DA take job fight to Luthuli House

JOBURG - The DA’s decision to take the “fight for jobs” to the doorstep of the ANC by marching to its headquarters in Johannesburg has been slated by the ruling party as "provocative".

DA leader Hellen Zille announced that she would lead 6 000 South Africans to Luthuli House on 4 February, demanding “six-million real jobs”.

Following the ANC’s launch of its election manifesto, the DA has labelled the ruling party’s promise to create six-million job opportunities, if it won the 2014 election, as “bogus”.

According to Zille, President Jacob Zuma had been misleading South Africans with false job promises and despite his pledge to create five-million jobs when he was elected in 2009, 1.4 million people have since become unemployed.

“We are taking the fight to Luthuli House to highlight the failure of Jacob Zuma’s ANC to cut corruption and create jobs,” Zille said.

Dismissing the ANC’s job promises, Zille said, “These are not real jobs. They are temporary public works placements that will do little to grow the economy and lift people out of poverty permanently and sustainably.”

Zille has assured the Johannesburg Metro police and ANC secretary-general Gwede Mantashe that the march will be peaceful.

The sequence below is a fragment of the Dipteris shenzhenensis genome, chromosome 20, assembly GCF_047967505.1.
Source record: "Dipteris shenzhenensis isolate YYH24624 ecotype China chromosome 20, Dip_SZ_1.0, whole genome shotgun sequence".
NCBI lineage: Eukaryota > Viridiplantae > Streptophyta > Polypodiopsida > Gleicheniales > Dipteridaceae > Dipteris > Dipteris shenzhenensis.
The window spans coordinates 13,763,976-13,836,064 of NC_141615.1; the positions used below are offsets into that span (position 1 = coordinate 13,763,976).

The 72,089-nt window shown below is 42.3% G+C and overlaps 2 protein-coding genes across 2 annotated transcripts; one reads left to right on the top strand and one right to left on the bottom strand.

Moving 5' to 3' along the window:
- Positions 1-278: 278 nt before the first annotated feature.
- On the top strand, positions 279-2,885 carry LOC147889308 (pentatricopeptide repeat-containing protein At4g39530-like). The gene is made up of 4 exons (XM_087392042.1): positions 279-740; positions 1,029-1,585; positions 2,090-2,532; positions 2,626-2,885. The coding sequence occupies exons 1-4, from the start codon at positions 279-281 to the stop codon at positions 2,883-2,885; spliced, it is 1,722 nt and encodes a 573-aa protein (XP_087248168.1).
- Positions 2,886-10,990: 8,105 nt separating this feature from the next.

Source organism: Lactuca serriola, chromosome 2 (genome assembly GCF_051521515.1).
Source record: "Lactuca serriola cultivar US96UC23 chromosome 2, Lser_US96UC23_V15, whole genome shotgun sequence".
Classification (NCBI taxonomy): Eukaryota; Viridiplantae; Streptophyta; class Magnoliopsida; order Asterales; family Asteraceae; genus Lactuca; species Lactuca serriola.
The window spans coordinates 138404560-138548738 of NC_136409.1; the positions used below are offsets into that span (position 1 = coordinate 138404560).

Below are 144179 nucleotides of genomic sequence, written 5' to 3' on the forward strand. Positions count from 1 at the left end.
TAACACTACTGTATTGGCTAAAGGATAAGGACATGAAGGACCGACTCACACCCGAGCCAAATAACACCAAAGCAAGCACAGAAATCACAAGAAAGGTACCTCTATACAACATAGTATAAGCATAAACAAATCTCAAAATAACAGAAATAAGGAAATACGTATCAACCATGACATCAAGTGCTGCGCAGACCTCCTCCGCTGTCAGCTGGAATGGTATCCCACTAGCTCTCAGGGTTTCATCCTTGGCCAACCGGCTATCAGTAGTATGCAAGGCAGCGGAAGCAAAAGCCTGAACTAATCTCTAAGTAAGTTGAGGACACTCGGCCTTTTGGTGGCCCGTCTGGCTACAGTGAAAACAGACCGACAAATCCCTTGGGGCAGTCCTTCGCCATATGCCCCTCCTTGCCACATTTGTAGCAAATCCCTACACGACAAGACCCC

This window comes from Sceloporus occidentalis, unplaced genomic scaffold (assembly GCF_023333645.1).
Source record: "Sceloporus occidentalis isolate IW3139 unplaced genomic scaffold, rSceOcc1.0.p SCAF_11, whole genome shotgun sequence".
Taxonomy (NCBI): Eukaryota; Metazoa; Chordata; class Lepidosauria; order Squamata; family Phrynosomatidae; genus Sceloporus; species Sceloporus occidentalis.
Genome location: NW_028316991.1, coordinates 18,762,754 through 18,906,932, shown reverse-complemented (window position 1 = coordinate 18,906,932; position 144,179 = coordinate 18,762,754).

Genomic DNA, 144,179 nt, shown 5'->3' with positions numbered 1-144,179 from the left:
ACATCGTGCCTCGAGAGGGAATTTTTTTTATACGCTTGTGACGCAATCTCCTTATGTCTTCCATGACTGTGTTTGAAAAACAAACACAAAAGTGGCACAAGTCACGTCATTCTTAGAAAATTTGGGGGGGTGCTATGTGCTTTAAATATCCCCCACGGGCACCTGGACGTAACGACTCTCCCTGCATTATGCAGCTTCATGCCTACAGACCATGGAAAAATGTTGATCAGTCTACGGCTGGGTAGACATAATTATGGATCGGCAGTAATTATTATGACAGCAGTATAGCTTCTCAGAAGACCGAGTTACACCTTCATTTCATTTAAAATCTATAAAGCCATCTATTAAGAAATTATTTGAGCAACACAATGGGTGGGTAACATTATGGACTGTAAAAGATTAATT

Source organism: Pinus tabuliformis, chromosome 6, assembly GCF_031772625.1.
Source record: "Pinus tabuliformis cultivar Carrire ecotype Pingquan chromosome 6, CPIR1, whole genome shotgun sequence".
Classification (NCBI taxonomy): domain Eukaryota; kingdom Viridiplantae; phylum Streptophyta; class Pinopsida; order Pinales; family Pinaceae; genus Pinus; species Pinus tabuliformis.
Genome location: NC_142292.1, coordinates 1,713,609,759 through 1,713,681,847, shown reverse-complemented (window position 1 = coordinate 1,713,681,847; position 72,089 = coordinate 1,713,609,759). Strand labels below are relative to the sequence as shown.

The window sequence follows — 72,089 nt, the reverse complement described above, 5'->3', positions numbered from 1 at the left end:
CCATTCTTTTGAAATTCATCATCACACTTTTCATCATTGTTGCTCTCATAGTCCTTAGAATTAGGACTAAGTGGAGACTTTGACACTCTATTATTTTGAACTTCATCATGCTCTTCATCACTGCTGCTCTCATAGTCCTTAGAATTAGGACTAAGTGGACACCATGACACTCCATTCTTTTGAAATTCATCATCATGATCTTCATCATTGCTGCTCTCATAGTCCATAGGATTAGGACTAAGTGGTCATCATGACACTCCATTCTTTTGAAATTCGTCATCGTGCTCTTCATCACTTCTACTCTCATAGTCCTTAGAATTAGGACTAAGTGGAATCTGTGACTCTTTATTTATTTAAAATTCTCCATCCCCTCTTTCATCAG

However, ANC spokesperson Jackson Mthembu said the opposition party’s march was a “recipe for chaos”.
“We do not agree on policy; what would the march achieve other than conflict?” Mthembu asked.

“It [the march] goes against the grain of political tolerance that has been sustained […] the DA has a right to march but it comes with a responsibility.”

He said that the DA’s planned march to Luthuli House was “provocative” and “adventurous” and appeared to be an effort “to force its policy outlook on the ANC arrogantly”, adding that the DA could rather march to the government offices that implement the ANC’s policies or to the President’s office.

Mthembu said he hoped that Zille would reconsider her decision to march to Luthuli House, adding that the DA had ample platforms, such as Parliament, to challenge the ANC on policy.

In 2012, the DA marched to the headquarters of the ANC-affiliated Cosatu over the youth wage subsidy, which resulted in violent clashes.

Related Articles

Back to top button